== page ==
Sec. i] SIMHAPURA REVISITED 47
interest. This is due mainly to the detailed notice which Hsüan-tsang, the great Chinese pilgrim, has left us of his visit to the territory of Simhapura and of the sacred spots seen by him in the neighbourhood of its capital. General Cunningham had been the first to look for Simhapura at Ketas, a much-frequented place of Hindu pilgrimage situated about 2 miles to the west of Chôa Saidan Shah and marked by a number of ruined temples around its sacred pool. But he had not been able to advance conclusive proof for this identification and had subsequently changed his location of the site to Malôt, some 10 miles from Ketas to the south-west.2
At neither place had he succeeded in tracing a sacred site of the Jainas to which Hsüan-tsang makes detailed reference in connexion with Simhapura. The special interest attaching to this site induced that great Indologist, the late Professor G. Bühler, to call my attention to the problem presented. I accordingly used the brief freedom from official duties afforded by a Christmas vacation to visit Ketas in December, 1889. Led by local information about a ruin which had furnished much ancient sculpture and building material, I traced the remains, plentiful if sadly damaged, of what evidently had been the sanctuary referred to at a place called Mürti situated in the Gamdhala valley some 5 miles down the stream which issues from the sacred pool of Ketas. A small grant kindly placed at my disposal by the Panjab Government enabled me in the following hot weather with the assistance of my friend Mr. F. H. Andrews, then officiating Principal of the Mayo School of Art, Lahore, rapidly to clear what was left of the ruined structure. It had been extensively quarried before for building operations at Chôa Saidan Shah. An account of the discovery of the site and of the main result of the clearing, which had brought to light a mass of fine sculptural remains, was recorded by me in letters addressed to Professor Bühler and published by him in the Vienna Oriental Journal.3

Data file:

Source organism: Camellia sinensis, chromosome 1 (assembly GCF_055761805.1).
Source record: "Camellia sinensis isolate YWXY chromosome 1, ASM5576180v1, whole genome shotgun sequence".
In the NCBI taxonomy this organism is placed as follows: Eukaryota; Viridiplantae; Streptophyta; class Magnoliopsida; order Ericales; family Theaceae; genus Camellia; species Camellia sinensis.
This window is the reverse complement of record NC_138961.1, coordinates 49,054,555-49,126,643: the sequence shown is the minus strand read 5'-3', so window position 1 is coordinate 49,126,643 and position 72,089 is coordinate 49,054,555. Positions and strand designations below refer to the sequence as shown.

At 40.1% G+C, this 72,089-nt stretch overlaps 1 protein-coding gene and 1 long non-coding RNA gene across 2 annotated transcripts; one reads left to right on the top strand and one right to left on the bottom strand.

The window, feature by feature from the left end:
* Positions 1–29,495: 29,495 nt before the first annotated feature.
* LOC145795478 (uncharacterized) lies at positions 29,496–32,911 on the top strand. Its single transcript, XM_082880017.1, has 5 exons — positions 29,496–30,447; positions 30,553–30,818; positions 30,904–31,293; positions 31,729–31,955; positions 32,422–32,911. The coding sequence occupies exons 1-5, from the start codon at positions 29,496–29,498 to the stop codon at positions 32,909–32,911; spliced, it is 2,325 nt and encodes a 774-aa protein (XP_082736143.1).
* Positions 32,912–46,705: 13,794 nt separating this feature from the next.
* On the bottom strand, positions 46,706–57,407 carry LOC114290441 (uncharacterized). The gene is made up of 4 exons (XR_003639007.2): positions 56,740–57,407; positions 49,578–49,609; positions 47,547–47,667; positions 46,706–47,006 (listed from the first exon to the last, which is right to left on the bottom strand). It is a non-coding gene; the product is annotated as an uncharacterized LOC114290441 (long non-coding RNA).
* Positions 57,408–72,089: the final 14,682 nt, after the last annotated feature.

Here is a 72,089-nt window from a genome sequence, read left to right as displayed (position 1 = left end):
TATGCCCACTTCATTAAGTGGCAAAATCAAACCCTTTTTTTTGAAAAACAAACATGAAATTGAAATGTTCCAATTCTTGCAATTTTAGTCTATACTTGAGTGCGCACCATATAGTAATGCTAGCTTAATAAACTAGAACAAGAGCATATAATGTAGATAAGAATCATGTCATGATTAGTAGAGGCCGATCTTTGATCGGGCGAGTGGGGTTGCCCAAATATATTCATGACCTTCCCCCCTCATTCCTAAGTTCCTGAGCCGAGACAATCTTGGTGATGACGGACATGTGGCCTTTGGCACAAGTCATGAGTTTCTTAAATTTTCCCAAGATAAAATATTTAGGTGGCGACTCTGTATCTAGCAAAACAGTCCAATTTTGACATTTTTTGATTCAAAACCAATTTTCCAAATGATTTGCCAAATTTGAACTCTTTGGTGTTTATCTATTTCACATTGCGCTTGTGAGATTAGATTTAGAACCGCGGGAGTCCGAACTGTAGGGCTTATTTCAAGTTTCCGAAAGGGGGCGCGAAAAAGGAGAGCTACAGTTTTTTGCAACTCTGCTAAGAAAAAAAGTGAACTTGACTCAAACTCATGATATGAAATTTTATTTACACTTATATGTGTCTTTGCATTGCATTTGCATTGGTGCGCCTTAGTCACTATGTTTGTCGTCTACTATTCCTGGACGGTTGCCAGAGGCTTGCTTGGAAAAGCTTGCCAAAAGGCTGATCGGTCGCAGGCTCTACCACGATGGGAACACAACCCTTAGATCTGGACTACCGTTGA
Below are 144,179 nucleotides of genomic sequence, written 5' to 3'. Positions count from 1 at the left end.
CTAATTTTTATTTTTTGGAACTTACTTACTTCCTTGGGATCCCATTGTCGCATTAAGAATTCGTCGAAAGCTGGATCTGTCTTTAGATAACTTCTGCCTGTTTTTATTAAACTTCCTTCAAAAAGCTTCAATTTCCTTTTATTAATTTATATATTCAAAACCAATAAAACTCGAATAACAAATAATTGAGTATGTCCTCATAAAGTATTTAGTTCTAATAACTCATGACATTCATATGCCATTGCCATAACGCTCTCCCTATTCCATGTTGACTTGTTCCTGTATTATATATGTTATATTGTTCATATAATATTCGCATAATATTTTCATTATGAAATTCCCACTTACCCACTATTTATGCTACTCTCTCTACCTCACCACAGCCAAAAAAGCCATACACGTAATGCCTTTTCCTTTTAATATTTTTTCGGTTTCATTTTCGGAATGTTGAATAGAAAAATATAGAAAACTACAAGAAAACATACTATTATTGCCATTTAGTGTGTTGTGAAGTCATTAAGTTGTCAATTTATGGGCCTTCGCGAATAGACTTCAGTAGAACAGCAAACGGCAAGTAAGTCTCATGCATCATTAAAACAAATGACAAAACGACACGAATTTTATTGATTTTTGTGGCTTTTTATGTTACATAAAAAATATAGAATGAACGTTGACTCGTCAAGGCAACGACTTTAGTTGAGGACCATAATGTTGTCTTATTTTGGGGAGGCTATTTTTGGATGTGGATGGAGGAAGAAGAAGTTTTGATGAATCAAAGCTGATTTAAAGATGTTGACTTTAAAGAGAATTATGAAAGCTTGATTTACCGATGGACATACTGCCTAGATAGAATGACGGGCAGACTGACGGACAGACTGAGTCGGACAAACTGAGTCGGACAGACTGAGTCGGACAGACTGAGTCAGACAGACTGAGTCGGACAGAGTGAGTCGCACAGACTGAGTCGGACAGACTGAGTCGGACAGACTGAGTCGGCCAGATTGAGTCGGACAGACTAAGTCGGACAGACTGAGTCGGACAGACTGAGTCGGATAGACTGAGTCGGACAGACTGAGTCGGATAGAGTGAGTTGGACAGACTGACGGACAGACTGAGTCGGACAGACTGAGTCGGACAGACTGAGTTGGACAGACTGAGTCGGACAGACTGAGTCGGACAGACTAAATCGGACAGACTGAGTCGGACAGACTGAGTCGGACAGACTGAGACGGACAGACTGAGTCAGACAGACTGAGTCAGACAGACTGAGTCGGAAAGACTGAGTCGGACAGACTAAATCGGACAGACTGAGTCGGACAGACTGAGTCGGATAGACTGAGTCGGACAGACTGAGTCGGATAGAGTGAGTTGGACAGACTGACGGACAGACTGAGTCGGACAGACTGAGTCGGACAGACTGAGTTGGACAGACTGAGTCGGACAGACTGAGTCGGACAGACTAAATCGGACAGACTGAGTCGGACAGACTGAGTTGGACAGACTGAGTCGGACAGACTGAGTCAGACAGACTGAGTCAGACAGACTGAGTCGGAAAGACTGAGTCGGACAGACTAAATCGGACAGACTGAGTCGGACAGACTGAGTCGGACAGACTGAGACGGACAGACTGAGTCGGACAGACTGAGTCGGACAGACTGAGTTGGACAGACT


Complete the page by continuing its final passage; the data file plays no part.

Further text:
The agreement between the situation of Milrti, the remains found there, and Hsüan-tsang's description of the spot is so close that the location of the capital of Simhapura at or near Ketas could in the opinion of such competent scholars as Professor Bühler and Mr. Vincent Smith be safely deduced from it. But as the late Mr. T. Watters, in his posthumous work dealing with Hsüan-tsang's `Records of Western Countries', has treated this identification with a good deal of scepticism,4 it seems desirable to review here briefly the reasons, both topographical and archaeological, which notwithstanding the doubts raised by that distinguished Sinologist point clearly to the Salt Range being intended by the pilgrim's territory of Sirhhapura, and the vicinity of Ketas by his account of its
2 See Cunningham, Archaeol. Survey Report, ii. genlandes, iv (1890), pp. 90 sqq., 260 sq.
pp. 188 sqq.; v. pp. 90 sqq. 4 See Watters, On Yuan Chwang's Travels, i.
3 See Wiener Zeitschrift für die Kunde des Mor- pp. 248 sqq.